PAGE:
Title: Theory (and Some Practice) of Randomized Algorithms for Matrices and Data
Speaker: Michael W. Mahoney (Stanford University)
Abstract:
Matrix problems are ubiquitous in many large-scale data
applications, and in recent years randomization has proved to be
a valuable resource for the design of better algorithms for many
of these problems. Depending on the situation, better might mean
faster in worst-case theory, faster in high-quality numerical
implementation, e.g., in RAM or in parallel and distributed
environments, or more useful for downstream domain scientists.
The talk will describe the theory underlying randomized
algorithms for matrix problems such as least-squares regression
and low-rank matrix approximation. Although the use of
randomization is sometimes a relatively-straightforward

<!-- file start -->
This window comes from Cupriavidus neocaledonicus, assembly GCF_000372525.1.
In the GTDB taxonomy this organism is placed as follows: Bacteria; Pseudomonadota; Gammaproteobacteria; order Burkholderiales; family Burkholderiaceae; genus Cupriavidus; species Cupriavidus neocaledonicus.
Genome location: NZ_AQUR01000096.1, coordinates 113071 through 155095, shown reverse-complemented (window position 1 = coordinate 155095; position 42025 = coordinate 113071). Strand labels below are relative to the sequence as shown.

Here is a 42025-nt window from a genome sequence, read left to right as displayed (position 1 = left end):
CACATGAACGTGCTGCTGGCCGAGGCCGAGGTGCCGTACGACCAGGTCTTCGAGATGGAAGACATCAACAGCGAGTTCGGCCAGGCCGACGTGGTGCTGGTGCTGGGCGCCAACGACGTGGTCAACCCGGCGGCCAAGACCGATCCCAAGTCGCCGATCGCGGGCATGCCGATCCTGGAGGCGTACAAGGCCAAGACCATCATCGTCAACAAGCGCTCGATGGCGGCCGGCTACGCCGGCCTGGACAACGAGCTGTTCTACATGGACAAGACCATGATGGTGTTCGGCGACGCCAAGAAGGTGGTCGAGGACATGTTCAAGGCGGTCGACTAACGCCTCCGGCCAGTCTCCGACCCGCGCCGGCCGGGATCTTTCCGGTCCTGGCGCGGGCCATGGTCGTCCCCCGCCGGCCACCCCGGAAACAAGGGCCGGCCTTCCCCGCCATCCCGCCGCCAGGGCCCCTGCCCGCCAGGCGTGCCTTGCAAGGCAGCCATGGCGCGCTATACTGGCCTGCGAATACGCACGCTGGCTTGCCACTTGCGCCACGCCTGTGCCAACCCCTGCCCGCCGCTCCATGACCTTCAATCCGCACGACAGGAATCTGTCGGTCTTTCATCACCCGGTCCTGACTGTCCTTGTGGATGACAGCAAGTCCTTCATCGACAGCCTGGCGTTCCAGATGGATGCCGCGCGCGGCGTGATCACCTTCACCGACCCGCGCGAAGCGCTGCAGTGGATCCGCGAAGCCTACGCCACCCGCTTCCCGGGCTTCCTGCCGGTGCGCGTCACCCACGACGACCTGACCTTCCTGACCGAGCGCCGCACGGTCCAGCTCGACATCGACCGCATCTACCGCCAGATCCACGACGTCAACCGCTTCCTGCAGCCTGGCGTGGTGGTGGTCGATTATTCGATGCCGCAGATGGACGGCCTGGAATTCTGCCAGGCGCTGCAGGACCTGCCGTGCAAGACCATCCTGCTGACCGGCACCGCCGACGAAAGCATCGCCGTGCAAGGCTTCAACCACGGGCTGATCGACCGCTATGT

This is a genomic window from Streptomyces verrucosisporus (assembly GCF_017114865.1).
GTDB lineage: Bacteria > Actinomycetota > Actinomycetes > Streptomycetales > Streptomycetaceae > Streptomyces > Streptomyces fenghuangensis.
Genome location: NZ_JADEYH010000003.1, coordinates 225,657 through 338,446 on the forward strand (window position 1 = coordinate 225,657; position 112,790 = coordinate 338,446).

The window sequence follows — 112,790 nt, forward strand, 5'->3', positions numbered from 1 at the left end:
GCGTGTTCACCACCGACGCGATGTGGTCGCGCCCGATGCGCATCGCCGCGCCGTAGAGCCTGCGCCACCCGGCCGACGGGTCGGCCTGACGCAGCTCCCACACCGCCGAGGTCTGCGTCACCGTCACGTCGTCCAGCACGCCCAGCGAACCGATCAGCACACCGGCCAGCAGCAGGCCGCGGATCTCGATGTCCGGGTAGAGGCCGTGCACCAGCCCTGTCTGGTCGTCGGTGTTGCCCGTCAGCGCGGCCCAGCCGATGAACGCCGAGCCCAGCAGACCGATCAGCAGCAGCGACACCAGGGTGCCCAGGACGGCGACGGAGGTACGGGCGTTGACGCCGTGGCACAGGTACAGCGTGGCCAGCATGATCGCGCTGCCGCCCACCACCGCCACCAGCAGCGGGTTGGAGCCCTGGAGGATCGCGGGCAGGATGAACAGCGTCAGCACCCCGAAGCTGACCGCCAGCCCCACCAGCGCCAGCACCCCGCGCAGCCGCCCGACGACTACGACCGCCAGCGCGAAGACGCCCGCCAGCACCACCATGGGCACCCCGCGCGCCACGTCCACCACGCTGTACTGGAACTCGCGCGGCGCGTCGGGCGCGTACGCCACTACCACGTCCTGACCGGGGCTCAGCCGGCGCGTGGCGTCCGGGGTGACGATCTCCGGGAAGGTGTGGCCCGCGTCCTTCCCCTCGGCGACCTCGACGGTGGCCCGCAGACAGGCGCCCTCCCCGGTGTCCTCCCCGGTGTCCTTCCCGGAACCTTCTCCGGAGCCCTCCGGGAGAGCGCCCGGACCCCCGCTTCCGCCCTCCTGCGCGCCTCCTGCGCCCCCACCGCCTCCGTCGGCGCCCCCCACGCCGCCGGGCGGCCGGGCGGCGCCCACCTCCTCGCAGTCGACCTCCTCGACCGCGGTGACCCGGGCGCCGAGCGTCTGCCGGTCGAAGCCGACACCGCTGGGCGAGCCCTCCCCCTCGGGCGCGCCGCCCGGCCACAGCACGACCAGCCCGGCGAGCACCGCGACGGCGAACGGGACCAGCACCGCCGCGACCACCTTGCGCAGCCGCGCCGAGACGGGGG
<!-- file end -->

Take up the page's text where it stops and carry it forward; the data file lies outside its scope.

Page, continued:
application of Johnson-Lindenstrauss ideas, Euclidean spaces are
much more structured objects than general metric spaces, and
thus the best---both in theory and in numerical analysis and
data analysis practice---randomized matrix algorithms take this
into account. An emphasis will be placed on highlighting a few
key concepts that are responsible for the improvements in worst
case theory and also for the usefulness of these algorithms in
large-scale numerical and data applications.